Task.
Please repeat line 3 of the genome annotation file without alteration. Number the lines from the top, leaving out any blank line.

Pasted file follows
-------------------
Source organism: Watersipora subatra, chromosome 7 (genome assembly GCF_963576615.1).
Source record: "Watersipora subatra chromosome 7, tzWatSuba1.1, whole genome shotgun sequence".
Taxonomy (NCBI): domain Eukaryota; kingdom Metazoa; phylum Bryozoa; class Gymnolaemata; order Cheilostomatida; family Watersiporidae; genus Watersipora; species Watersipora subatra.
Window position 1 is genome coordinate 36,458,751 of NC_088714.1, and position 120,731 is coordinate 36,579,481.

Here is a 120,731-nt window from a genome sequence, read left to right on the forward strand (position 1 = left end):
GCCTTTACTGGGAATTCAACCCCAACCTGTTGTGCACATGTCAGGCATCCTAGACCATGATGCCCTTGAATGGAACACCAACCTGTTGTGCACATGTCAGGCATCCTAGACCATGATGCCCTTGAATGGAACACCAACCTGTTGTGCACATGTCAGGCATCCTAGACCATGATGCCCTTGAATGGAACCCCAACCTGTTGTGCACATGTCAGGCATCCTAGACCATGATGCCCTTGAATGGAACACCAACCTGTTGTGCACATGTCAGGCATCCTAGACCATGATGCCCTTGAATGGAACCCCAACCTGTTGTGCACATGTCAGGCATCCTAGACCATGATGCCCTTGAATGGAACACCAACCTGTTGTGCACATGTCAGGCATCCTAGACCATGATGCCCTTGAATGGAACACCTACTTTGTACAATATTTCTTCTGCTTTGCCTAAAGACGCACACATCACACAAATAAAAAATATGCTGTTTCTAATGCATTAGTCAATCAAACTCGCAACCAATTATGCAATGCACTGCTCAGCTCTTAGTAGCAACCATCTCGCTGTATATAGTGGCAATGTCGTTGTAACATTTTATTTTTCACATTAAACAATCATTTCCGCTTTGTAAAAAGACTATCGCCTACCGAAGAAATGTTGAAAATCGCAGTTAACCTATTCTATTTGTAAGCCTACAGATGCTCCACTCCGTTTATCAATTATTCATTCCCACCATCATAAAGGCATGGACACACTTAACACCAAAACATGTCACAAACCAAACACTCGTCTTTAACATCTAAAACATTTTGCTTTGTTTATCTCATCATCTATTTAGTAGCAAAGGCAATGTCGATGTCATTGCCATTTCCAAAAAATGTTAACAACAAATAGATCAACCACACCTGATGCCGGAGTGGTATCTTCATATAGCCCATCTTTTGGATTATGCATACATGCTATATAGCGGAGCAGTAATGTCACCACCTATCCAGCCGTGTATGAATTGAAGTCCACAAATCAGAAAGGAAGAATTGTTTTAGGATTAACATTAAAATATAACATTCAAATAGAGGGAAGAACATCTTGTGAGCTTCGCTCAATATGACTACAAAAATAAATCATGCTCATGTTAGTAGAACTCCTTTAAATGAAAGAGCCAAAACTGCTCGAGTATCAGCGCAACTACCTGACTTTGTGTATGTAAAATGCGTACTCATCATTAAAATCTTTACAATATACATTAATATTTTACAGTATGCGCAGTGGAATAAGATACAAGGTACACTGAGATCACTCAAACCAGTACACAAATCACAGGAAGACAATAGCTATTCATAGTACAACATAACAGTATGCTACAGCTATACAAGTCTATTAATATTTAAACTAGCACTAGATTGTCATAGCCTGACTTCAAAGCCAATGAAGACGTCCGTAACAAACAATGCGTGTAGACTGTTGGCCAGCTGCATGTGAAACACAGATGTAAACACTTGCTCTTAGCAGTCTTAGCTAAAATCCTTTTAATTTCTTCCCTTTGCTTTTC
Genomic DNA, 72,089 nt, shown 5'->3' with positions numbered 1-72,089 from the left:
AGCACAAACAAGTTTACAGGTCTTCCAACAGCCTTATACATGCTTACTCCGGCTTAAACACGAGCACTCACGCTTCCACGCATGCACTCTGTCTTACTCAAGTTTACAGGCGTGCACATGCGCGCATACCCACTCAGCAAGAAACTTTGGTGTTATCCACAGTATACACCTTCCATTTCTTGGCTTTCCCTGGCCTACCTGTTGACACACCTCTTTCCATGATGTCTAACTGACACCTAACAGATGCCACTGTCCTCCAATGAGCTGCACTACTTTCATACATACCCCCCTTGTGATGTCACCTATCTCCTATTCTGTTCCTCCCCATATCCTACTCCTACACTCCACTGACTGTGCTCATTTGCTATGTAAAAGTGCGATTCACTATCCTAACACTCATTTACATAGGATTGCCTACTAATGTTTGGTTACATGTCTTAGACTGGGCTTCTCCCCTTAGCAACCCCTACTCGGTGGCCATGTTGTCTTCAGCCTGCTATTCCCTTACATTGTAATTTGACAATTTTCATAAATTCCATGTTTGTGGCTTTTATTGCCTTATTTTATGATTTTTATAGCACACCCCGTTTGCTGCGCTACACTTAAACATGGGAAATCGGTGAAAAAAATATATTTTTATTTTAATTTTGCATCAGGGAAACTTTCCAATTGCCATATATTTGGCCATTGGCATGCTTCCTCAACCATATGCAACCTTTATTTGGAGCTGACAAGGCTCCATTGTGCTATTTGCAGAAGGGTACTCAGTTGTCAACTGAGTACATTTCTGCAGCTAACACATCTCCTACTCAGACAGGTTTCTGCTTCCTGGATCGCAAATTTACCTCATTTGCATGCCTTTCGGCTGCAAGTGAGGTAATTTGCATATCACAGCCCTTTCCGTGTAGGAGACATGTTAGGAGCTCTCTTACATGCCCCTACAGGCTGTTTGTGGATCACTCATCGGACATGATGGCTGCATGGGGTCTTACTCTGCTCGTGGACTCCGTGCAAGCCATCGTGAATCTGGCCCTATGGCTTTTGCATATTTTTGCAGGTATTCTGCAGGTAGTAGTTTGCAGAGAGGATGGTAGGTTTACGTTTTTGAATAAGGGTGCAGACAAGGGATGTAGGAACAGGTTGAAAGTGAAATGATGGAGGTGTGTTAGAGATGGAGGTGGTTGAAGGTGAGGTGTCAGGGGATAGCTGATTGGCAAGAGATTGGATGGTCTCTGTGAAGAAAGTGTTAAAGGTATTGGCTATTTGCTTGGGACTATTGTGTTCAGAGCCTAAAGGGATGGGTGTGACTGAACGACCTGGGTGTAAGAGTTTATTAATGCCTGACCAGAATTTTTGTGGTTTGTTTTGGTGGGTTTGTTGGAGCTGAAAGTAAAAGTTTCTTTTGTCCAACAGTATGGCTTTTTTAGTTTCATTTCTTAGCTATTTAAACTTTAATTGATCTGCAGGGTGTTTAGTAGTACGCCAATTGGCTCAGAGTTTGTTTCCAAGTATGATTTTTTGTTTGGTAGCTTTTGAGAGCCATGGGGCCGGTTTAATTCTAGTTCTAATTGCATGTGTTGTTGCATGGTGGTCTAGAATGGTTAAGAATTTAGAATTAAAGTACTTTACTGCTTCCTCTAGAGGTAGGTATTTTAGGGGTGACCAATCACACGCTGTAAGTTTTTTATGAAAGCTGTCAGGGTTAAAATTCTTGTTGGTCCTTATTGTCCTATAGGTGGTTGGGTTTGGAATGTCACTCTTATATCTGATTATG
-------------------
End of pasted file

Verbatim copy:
Taxonomy (NCBI): domain Eukaryota; kingdom Metazoa; phylum Bryozoa; class Gymnolaemata; order Cheilostomatida; family Watersiporidae; genus Watersipora; species Watersipora subatra.